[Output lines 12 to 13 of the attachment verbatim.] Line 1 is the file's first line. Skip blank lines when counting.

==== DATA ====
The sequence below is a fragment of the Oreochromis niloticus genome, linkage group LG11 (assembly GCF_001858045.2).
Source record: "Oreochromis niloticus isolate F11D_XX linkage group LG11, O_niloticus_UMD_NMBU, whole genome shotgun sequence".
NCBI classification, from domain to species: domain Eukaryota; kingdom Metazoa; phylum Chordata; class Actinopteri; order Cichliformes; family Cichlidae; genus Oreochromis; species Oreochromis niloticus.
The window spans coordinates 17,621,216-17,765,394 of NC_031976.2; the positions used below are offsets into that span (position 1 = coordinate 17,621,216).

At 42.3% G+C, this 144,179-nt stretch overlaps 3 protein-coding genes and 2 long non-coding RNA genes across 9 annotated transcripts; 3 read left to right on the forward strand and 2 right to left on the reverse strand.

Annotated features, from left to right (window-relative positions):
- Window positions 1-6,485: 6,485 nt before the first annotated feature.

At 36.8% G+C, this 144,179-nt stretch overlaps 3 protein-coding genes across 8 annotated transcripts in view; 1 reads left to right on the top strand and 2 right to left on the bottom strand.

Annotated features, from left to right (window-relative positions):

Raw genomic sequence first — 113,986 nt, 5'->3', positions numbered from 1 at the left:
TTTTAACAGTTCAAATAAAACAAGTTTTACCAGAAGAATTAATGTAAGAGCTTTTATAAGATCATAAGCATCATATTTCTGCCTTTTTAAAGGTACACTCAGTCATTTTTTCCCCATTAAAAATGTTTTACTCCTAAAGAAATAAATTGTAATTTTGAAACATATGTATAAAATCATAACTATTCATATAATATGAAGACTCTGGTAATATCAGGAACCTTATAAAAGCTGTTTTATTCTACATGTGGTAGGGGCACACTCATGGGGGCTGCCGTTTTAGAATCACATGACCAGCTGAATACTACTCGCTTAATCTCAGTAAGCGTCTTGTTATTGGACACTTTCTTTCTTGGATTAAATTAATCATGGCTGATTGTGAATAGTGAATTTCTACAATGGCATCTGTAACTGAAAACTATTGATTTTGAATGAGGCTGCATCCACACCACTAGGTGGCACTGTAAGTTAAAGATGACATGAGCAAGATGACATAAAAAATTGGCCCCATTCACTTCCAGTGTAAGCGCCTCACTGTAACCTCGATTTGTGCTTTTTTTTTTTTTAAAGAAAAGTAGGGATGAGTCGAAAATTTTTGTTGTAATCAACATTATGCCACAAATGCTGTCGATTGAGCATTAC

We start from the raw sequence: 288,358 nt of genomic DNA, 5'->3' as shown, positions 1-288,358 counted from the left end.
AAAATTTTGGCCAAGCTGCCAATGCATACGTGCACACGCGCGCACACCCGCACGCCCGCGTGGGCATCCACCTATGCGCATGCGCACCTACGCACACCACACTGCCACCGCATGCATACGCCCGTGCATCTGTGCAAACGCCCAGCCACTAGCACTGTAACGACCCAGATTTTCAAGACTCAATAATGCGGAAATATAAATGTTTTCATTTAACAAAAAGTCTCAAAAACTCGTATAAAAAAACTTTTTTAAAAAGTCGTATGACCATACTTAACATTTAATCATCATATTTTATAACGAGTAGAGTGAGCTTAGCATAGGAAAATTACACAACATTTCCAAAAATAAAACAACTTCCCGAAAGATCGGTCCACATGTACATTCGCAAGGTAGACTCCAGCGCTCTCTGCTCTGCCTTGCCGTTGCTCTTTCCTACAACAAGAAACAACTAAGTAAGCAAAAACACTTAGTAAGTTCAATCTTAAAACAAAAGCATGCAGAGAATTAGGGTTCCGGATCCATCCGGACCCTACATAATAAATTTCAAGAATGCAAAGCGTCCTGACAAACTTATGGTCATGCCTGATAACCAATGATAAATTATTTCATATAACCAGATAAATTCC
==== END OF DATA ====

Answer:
We start from the raw sequence: 288,358 nt of genomic DNA, 5'->3' as shown, positions 1-288,358 counted from the left end.
AAAATTTTGGCCAAGCTGCCAATGCATACGTGCACACGCGCGCACACCCGCACGCCCGCGTGGGCATCCACCTATGCGCATGCGCACCTACGCACACCACACTGCCACCGCATGCATACGCCCGTGCATCTGTGCAAACGCCCAGCCACTAGCACTGTAACGACCCAGATTTTCAAGACTCAATAATGCGGAAATATAAATGTTTTCATTTAACAAAAAGTCTCAAAAACTCGTATAAAAAAACTTTTTTAAAAAGTCGTATGACCATACTTAACATTTAATCATCATATTTTATAACGAGTAGAGTGAGCTTAGCATAGGAAAATTACACAACATTTCCAAAAATAAAACAACTTCCCGAAAGATCGGTCCACATGTACATTCGCAAGGTAGACTCCAGCGCTCTCTGCTCTGCCTTGCCGTTGCTCTTTCCTACAACAAGAAACAACTAAGTAAGCAAAAACACTTAGTAAGTTCAATCTTAAAACAAAAGCATGCAGAGAATTAGGGTTCCGGATCCATCCGGACCCTACATAATAAATTTCAAGAATGCAAAGCGTCCTGACAAACTTATGGTCATGCCTGATAACCAATGATAAATTATTTCATATAACCAGATAAATTCC